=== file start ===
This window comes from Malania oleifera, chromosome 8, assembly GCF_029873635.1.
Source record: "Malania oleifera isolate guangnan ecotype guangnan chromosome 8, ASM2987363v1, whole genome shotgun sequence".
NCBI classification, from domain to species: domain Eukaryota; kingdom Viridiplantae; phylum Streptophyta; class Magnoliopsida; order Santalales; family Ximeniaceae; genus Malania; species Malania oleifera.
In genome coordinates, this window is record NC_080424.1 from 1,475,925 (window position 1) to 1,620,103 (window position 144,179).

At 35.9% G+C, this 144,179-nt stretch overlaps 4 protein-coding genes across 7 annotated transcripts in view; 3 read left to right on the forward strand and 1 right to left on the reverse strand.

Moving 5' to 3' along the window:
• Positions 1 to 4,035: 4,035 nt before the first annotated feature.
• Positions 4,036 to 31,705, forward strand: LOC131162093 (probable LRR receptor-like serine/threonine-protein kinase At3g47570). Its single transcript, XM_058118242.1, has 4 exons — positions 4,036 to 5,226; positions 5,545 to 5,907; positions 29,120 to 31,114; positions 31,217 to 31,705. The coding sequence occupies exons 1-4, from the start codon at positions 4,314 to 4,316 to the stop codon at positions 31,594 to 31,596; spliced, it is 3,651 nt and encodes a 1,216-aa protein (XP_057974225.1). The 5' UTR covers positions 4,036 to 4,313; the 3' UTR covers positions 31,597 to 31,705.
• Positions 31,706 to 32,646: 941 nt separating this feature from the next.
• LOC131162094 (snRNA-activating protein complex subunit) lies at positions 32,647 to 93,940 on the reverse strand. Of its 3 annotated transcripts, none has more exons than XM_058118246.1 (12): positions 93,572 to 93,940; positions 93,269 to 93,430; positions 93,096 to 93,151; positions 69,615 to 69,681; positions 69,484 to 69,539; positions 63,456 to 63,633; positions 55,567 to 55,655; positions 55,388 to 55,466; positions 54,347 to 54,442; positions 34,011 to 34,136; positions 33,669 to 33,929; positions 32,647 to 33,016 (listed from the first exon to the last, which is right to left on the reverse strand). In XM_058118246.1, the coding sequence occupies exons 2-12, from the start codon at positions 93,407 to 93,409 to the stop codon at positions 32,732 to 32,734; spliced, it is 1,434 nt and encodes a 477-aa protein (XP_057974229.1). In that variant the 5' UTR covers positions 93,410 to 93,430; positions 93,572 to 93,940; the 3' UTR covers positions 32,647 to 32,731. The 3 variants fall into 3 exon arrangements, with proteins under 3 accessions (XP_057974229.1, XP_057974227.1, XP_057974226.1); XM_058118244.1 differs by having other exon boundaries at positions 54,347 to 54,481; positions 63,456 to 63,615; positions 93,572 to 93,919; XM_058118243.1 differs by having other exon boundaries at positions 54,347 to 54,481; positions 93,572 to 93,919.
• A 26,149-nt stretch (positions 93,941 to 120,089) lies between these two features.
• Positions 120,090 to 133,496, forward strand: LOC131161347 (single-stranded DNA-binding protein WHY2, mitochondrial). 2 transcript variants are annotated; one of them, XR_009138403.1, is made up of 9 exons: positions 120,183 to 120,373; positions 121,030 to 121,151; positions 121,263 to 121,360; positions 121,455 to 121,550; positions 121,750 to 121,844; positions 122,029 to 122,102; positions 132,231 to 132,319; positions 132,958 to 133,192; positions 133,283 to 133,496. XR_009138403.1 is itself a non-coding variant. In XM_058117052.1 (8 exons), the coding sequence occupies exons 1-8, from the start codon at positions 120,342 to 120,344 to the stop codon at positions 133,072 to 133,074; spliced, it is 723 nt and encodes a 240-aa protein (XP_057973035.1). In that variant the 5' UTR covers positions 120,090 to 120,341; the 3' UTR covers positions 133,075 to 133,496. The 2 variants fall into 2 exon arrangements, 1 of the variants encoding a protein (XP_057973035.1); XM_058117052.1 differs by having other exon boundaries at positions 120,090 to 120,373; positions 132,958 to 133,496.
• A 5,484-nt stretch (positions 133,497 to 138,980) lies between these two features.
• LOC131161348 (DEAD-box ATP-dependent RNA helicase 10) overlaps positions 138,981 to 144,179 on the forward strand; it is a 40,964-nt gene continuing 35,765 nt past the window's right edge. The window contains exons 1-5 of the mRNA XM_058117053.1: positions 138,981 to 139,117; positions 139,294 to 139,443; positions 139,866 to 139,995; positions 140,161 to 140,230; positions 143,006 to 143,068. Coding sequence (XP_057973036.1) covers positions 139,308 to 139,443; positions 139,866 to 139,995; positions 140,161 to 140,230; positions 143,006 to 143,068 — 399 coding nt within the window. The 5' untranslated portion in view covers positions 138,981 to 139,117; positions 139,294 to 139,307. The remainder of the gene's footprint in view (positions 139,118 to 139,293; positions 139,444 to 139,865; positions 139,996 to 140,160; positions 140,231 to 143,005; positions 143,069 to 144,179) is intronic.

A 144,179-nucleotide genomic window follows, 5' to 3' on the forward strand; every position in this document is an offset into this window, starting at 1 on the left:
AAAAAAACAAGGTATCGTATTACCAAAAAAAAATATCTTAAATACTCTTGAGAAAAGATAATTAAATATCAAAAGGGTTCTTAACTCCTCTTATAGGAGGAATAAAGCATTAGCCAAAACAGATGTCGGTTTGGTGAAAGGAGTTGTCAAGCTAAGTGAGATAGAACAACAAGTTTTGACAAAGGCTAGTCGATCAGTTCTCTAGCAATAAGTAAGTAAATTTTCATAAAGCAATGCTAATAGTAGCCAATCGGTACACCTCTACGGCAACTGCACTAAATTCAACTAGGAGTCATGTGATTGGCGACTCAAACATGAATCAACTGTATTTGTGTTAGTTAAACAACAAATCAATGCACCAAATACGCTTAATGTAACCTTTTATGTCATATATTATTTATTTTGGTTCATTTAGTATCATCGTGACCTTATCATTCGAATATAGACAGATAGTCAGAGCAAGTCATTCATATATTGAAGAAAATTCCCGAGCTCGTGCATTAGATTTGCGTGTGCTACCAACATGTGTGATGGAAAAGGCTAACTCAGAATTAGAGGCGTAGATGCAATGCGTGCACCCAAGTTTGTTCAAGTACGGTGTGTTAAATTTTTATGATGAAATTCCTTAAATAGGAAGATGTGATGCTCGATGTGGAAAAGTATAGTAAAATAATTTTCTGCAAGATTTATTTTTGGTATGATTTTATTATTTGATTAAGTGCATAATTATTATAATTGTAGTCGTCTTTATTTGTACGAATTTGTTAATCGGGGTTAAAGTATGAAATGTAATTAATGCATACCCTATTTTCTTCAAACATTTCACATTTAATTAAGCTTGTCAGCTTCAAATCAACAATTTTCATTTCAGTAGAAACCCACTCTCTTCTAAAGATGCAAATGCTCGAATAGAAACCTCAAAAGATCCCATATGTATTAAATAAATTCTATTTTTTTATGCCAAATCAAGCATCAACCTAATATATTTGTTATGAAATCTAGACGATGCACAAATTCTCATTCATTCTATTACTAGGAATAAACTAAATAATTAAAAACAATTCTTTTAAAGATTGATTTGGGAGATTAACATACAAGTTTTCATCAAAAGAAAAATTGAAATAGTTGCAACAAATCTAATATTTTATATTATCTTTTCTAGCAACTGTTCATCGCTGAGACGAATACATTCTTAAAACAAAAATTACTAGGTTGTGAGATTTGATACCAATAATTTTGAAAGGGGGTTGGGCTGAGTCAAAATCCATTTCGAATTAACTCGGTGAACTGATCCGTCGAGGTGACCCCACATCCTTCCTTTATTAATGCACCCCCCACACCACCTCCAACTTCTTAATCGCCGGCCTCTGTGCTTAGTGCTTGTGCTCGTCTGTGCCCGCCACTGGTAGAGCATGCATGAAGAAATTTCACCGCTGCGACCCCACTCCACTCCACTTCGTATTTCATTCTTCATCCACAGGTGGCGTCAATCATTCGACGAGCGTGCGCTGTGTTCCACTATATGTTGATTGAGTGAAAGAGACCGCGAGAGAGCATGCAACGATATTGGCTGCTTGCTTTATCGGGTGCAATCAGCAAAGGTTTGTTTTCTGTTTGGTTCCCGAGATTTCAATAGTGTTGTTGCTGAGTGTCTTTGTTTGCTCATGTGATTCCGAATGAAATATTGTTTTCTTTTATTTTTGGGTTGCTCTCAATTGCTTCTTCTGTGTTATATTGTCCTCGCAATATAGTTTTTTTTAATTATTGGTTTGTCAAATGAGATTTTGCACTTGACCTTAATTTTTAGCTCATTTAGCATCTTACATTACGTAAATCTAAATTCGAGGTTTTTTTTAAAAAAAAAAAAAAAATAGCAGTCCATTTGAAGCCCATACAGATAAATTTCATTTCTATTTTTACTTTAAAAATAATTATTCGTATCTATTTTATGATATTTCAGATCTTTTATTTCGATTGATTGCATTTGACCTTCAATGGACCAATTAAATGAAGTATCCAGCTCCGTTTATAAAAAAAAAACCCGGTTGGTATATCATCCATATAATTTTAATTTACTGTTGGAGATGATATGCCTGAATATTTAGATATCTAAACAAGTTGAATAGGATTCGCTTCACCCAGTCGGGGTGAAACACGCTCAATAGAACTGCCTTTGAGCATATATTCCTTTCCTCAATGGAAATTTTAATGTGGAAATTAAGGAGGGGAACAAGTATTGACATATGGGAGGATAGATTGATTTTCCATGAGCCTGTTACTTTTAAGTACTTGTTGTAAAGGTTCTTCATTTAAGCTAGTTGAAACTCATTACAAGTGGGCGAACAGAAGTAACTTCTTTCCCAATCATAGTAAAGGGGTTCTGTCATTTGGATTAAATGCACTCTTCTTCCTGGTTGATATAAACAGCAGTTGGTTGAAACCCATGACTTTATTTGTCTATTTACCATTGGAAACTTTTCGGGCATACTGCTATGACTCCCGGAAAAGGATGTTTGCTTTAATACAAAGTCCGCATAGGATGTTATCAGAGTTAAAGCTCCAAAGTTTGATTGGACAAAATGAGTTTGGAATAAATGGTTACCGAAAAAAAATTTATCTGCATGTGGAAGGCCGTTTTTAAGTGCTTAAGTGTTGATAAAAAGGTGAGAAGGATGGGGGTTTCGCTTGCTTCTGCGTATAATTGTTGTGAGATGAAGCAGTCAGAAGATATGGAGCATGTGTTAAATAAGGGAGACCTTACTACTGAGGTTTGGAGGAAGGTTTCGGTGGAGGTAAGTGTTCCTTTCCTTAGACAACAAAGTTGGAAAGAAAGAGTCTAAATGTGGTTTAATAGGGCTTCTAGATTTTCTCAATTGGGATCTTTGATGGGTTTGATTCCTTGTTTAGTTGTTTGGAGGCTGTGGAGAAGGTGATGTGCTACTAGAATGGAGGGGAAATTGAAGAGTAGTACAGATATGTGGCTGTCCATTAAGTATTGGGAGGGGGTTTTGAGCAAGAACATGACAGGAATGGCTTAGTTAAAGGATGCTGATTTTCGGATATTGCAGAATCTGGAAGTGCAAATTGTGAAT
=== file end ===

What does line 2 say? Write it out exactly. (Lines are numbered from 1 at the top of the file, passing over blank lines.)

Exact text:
Source record: "Malania oleifera isolate guangnan ecotype guangnan chromosome 8, ASM2987363v1, whole genome shotgun sequence".